Neurotic Excoriation

September 14, 2005
Vinod Patel, MD
Vinod Patel, MD

,
Vincent Thompson, MD
Vincent Thompson, MD

A 42-year-old woman sought medical advice for a facial rash of 4 weeks' duration. She denied any drug allergies, changes in her routine, or use of new laundry products.

A 42-year-old woman sought medical advice for a facial rash of 4 weeks' duration. She denied any drug allergies, changes in her routine, or use of new laundry products.

In addition to the facial lesions, examination disclosed ascites and pedal edema. No other part of her body was affected by the rash. The workup ruled out connective tissue disease.

The patient's history was significant for cirrhosis, ascites, and depression. She also revealed that she scratched her face. A diagnosis of neurotic excoriation was made. Twice daily applications of a group I topical corticosteroid was prescribed. The rash resolved completely after 2 weeks of treatment.

Drs Vinod Patel and Vincent Thompson of the State University of New York at Buffalo report that these linear excoriations are caused when patients dig at their skin to relieve itching or to extract imaginary pieces of material that they believe are embedded in or extruding from the skin. The itching and digging become compulsive rituals. Most patients are aware that they create the lesions.

As many as several hundred excoriations can be made by the repetitive scratching and digging; all the lesions have a similar size and shape. The excoriations tend to be grouped in areas of the body that are easily reached, such as the arms, legs, and upper back. Recurrent picking at crusts may delay healing.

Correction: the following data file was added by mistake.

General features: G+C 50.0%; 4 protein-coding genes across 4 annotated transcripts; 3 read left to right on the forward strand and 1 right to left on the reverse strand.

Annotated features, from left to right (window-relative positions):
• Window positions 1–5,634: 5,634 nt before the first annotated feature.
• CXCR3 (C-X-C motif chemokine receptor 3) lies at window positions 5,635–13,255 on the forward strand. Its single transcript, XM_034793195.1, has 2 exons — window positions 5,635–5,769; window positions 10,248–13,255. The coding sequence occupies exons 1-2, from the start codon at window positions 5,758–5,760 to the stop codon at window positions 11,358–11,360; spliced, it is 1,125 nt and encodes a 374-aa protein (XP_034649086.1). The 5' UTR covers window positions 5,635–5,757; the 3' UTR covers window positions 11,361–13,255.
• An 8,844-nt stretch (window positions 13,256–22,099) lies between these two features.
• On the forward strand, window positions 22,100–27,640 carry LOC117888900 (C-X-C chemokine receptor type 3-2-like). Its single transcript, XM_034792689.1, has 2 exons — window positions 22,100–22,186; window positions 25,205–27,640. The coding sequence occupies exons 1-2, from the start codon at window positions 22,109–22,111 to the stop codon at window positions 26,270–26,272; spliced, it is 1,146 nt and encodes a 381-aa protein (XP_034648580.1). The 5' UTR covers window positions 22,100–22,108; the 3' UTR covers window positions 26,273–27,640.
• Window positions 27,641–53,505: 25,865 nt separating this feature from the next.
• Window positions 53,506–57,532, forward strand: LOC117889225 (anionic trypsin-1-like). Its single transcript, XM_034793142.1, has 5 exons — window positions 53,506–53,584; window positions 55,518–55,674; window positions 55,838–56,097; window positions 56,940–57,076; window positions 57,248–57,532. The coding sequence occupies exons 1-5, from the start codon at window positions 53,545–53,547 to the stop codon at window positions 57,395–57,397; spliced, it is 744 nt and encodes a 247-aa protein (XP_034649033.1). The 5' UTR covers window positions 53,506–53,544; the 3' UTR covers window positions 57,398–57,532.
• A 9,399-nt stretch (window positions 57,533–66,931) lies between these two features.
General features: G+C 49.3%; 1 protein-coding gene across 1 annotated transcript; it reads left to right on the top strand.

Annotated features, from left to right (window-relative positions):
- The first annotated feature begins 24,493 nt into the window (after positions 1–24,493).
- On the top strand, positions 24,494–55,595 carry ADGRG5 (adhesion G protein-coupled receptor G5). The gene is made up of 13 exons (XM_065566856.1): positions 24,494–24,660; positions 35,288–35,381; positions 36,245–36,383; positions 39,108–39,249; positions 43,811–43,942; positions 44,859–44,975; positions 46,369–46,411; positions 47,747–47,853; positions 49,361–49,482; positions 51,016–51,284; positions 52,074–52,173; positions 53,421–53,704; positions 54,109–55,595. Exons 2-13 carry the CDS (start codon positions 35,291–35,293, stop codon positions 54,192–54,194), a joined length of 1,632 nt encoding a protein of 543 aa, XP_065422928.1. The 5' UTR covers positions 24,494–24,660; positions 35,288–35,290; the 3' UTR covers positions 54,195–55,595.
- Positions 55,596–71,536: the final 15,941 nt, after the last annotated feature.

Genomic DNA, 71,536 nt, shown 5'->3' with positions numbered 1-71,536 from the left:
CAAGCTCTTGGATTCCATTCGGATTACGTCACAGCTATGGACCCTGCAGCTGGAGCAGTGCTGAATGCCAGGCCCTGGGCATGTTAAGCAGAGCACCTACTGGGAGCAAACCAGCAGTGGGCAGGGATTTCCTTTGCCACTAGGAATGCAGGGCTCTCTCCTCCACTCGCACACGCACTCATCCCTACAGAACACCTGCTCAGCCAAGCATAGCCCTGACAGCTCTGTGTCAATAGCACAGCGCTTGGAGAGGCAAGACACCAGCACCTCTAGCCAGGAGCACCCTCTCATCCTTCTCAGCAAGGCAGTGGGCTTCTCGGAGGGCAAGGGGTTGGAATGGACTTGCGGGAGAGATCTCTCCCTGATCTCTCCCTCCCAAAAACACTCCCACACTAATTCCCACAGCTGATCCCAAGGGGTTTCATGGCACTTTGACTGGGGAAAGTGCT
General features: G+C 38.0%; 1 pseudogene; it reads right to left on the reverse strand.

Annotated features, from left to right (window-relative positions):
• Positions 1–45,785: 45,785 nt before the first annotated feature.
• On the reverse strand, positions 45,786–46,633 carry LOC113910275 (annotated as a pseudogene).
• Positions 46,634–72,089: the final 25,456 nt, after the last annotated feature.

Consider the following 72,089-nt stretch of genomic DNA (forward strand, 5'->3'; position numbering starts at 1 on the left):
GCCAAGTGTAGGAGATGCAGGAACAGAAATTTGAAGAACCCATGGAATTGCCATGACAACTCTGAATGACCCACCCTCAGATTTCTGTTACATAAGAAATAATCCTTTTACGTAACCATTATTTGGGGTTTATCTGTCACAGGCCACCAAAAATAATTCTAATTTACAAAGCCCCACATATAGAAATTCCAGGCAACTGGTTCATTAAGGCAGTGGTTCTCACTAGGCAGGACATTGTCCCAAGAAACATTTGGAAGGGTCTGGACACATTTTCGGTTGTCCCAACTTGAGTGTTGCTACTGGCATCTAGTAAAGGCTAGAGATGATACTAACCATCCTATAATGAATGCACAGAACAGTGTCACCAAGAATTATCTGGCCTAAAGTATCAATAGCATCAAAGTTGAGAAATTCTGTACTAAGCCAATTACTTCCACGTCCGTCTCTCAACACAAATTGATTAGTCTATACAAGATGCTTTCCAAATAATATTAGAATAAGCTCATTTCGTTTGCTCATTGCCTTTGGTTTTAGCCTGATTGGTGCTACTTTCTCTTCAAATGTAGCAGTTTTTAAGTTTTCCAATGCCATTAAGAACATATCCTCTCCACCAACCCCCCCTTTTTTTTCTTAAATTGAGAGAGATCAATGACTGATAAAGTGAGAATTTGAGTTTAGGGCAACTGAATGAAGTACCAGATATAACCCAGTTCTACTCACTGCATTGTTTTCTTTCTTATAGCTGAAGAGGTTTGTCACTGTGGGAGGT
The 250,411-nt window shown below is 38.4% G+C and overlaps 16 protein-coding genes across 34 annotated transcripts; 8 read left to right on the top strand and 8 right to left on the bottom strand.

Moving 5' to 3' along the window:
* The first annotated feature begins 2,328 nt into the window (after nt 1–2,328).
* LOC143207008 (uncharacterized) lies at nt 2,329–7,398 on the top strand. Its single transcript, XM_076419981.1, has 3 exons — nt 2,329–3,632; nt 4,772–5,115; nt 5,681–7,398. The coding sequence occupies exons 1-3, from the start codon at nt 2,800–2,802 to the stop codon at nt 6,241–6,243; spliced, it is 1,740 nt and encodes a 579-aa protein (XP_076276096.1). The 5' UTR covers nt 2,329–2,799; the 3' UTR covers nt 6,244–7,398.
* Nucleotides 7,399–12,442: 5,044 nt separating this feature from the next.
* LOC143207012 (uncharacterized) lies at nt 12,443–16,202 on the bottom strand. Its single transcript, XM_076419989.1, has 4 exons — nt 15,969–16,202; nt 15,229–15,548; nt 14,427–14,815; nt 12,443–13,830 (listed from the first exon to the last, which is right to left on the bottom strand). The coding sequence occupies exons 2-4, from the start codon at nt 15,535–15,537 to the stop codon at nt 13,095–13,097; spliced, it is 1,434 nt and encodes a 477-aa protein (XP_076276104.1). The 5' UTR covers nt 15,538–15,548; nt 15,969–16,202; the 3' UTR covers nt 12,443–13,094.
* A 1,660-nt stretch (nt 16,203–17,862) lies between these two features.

An equally effective alternative to the regimen used for this patient is application of a group V topical corticosteroid covered with plastic wrap and systemic antibiotic therapy. When the lesions have healed, encourage your patient to use a mild soap, wash infrequently, and apply a lubricant often. A practitioner's supportive, empathic approach has been reported to be more effective in treating persons with neurotic excoriations than insight-oriented psychotherapy, which may lead to exacerbation of symptoms.1

REFERENCE:1. Habif TP. Clinical Dermatology: A Colorful Guide to Diagnosis and Therapy. 3rd ed. St Louis: Mosby; 1996.